Many of the in-memory features in the Microsoft platform rely on the xVelocity (formerly known as VertiPaq) engine. The implementations do differ somewhat between products, such as the requirements for data to be truly memory-resident.
The remainder of this post will focus on the two columnstore technologies in SQL Server: clustered and nonclustered.
If you’re not very familiar with columnstore and aren’t quite ready to tackle Niko Neugebauer’s columnstore series, this is a good way to get started.
We will use the sqlserver module, so you will need to have installed the latest version of SSMS from https://sqlps.io/dl
This code was run using PowerShell version 5 and will not work on Powershell version 3 or lower as it uses the where method.
Lets grab all of our jobs on the estate. (You will need to fill the $Servers variable with the names of your instances, maybe from a database or CMS or a text file)
One oddity with SQL Agent jobs is that you absolutely need to call the Alter() method at the end or else the changes will not actually take effect.
Apache HBase is an open Source No SQL Hadoop database, a distributed, scalable, big data store. It provides real-time read/write access to large datasets. HDInsight HBase is offered as a managed cluster that is integrated into the Azure environment. HBase provides many features as a big data store. But in order to use HBase, the customers have to first load their data into HBase.
There are multiple ways to get data into HBase such as – using client API’s, Map Reduce job with TableOutputFormat or inputting the data manually on HBase shell. Many customers are interested in using Apache Phoenix – a SQL layer over HBase for its ease of use. The current post describes about how to use phoenix bulk load with HDinsight clusters.
Phoenix provides two methods for loading CSV data into Phoenix tables – a single-threaded client loading tool via the psql command, and a MapReduce-based bulk load tool.
Anunay explains both methods, allowing you to choose based on your data needs.
The data access and ingestion tests were on a cluster composed of 14 physical machines, each equipped with:
- 2 x 8 cores @2.60GHz
- 64GB of RAM
- 2 x 24 SAS drives
Hadoop cluster was installed from Cloudera Data Hub(CDH) distribution version 5.7.0, this includes:
- Hadoop core 2.6.0
- Impala 2.5.0
- Hive 1.1.0
- HBase 1.2.0 (configured JVM heap size for region servers = 30GB)
- (not from CDH) Kudu 1.0 (configured memory limit = 30GB)
Apache Impala (incubating) was used as a data ingestion and data access framework in all the conducted tests presented later in this report.
I would have liked to have seen ORC included as a file format for testing. Regardless, I think this article shows that there are several file formats for a reason, and you should choose your file format based on most likely expected use. For example, Avro or Parquet for “write-only” systems or Kudu for larger-scale analytics.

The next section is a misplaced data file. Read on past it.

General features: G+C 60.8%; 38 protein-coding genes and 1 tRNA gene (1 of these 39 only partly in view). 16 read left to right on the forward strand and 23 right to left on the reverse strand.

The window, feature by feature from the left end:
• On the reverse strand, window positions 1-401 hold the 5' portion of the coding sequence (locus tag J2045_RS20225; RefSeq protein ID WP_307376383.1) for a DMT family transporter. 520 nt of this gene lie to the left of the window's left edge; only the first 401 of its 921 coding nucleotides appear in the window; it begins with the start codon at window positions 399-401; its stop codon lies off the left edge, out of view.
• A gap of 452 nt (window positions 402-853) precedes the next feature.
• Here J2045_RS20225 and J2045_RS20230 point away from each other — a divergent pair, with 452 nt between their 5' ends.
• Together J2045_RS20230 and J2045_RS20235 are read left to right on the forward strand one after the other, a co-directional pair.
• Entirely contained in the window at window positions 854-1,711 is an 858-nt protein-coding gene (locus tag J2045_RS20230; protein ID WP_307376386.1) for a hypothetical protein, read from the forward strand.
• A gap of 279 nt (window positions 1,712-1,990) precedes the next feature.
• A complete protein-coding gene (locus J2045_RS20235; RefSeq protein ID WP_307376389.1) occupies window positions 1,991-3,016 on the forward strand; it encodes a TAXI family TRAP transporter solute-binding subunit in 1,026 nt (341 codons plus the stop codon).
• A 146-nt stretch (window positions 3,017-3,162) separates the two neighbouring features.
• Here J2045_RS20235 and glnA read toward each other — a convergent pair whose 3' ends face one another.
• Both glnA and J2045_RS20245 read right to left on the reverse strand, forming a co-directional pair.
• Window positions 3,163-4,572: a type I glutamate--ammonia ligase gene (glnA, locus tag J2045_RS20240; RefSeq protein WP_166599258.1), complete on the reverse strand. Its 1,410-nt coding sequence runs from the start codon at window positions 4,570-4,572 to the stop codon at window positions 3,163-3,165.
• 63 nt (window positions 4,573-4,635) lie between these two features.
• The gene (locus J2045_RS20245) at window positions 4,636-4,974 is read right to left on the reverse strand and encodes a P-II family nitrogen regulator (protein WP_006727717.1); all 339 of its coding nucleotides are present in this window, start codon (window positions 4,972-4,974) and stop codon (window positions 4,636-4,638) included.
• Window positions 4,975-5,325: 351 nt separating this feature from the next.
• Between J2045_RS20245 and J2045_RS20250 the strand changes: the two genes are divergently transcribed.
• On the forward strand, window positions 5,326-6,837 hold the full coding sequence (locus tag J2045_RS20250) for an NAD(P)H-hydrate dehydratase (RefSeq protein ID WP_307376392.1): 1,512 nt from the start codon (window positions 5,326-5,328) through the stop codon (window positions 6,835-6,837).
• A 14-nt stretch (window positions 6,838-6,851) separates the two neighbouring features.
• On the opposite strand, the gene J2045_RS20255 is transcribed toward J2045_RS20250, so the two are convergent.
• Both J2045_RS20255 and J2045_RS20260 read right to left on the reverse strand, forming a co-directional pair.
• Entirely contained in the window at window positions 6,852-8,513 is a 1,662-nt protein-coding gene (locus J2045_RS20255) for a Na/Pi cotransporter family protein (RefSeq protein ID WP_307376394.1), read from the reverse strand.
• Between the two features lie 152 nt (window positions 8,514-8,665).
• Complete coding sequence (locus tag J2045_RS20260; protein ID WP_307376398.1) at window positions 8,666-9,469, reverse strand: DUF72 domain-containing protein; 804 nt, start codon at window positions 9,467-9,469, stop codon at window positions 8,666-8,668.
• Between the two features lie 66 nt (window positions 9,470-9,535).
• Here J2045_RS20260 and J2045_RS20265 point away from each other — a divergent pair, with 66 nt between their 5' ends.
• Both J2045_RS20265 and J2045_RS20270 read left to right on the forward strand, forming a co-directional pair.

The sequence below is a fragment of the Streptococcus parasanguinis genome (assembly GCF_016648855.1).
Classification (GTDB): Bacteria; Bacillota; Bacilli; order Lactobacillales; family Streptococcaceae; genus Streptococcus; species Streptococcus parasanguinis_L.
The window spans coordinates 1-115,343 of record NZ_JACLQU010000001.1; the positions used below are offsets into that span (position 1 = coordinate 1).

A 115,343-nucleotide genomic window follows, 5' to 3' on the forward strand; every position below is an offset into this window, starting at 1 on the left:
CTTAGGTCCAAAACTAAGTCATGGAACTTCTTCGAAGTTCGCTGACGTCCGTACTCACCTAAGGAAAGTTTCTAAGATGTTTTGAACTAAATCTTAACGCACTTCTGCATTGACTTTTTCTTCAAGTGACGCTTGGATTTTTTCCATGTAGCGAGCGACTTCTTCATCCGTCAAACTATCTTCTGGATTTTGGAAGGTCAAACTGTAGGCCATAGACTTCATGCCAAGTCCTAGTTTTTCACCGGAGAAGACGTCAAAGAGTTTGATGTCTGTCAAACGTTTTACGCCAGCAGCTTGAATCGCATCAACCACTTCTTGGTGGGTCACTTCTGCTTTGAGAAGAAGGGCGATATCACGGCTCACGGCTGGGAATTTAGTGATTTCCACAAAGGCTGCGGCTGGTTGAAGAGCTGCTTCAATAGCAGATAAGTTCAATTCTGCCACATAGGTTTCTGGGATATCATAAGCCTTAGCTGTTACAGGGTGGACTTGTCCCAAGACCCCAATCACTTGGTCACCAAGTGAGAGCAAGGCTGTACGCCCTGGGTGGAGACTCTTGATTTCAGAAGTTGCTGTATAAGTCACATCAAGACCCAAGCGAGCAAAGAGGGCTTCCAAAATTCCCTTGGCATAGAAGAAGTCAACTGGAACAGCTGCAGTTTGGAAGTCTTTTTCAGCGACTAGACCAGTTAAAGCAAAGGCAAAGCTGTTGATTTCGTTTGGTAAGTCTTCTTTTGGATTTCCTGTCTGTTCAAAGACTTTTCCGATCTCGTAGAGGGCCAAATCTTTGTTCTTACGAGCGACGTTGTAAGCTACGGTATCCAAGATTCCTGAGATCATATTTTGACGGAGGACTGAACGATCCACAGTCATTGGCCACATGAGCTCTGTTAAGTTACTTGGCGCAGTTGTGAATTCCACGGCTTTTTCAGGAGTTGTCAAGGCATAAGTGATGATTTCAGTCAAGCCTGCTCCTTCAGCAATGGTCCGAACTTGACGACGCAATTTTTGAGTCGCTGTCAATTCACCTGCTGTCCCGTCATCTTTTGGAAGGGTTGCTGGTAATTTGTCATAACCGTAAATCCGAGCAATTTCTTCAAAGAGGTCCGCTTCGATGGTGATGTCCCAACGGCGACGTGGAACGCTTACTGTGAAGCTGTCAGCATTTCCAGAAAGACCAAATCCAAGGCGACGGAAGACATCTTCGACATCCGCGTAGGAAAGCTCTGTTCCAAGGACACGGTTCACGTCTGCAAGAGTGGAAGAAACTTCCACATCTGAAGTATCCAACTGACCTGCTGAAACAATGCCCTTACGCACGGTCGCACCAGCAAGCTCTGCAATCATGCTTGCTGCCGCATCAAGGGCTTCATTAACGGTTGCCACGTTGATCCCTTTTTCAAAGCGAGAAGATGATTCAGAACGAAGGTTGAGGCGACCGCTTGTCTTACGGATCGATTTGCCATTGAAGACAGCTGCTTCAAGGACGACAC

According to documentation online (https://msdn.microsoft.com/en-us/library/mt791503.aspx) it states that the new query execution statistics profiling infrastructure dramatically reduces performance overhead of collecting per-operator query execution statistics.
Read on, as Arun might have discovered a bug in it.
Ultimately I think any thought of the readable secondary having a vastly different plan was a red herrings. Statistics are going to be the same on both instances, and if there were a missing statistic on the secondary, SQL Server would create it in TempDB. Anyway, columnstore indexes don’t use statistics in the traditional sense.
Fortunately I was able to catch a query in the process of waiting on HTDELETE, so I no longer had to look for the needle in the haystack, and I could get to tuning the plans. I was able to grab the SELECT part of the query and generate an estimated plan on both the primary and secondary nodes. The plans were virtually the same on both nodes, with just a minor difference in memory grant between them.
Click through for the solution.
Having had a quick bingle around for a prewritten regex example I didn’t come up with much that fitted the bill. So in the hope that this will help the next person trying to do this here they are:
A PowerShell function name is of the form Word-Word
A PowerShell function definition is of the form “Function Word-Word”
A Powershell function call can be preceeded by a ‘|’,'(‘, or ‘ ‘
The script is written using a reasonable style, so there is a ‘ ‘ post call
Click through for the script.
Step 2: Check out the Github project page what’s in development.
Next, you should visit the project issues page. Here, you’ll find a list of all the features requested, in development and completed on the project. You can also filter the pages to look at current bugs or requested enhancements. Once you see what’s what, if you think of something you want to work on or help with, make a note of it. You should also look at examples of things in development and things that have been completed so you get an idea of the creative and technical process that goes into the project.
Step 3: Speak up!
Head on back to the Slack channel and let everyone know you want to help out. Someone (probably Chrissy) will add your Github account to to the project as a contributor so you can have things assigned to you. Congrats, you’re now on the hook!
I’m happy that the dbatools community has sprung up and hope it’s a gateway to further open source development in the SQL Server community.
I’ve gone minimal on the script. I’m creating a connection to the local instance, defining a command, and returning the data into a data set. From there, since the data set consists of a single column, I’m walking through them all to export out to a file:
It’s Powershell, so it’s a short snippet.